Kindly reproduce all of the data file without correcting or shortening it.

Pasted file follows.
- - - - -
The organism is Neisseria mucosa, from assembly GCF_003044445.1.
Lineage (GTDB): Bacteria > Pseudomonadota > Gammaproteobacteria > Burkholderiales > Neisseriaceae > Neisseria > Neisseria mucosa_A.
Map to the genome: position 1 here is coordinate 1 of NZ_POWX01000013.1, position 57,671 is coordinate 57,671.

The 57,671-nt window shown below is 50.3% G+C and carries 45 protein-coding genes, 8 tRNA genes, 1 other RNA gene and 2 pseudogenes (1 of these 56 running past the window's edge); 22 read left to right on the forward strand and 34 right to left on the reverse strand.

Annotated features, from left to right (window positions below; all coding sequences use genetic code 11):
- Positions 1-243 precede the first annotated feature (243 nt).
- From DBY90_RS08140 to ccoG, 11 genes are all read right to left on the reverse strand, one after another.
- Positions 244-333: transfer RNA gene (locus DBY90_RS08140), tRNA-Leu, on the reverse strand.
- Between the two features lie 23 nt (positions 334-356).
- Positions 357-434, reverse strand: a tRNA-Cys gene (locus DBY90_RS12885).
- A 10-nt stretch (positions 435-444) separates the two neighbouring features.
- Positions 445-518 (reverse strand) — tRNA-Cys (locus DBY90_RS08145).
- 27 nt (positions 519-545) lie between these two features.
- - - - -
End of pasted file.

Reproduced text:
The organism is Neisseria mucosa, from assembly GCF_003044445.1.
Lineage (GTDB): Bacteria > Pseudomonadota > Gammaproteobacteria > Burkholderiales > Neisseriaceae > Neisseria > Neisseria mucosa_A.
Map to the genome: position 1 here is coordinate 1 of NZ_POWX01000013.1, position 57,671 is coordinate 57,671.

The 57,671-nt window shown below is 50.3% G+C and carries 45 protein-coding genes, 8 tRNA genes, 1 other RNA gene and 2 pseudogenes (1 of these 56 running past the window's edge); 22 read left to right on the forward strand and 34 right to left on the reverse strand.

Annotated features, from left to right (window positions below; all coding sequences use genetic code 11):
- Positions 1-243 precede the first annotated feature (243 nt).
- From DBY90_RS08140 to ccoG, 11 genes are all read right to left on the reverse strand, one after another.
- Positions 244-333: transfer RNA gene (locus DBY90_RS08140), tRNA-Leu, on the reverse strand.
- Between the two features lie 23 nt (positions 334-356).
- Positions 357-434, reverse strand: a tRNA-Cys gene (locus DBY90_RS12885).
- A 10-nt stretch (positions 435-444) separates the two neighbouring features.
- Positions 445-518 (reverse strand) — tRNA-Cys (locus DBY90_RS08145).
- 27 nt (positions 519-545) lie between these two features.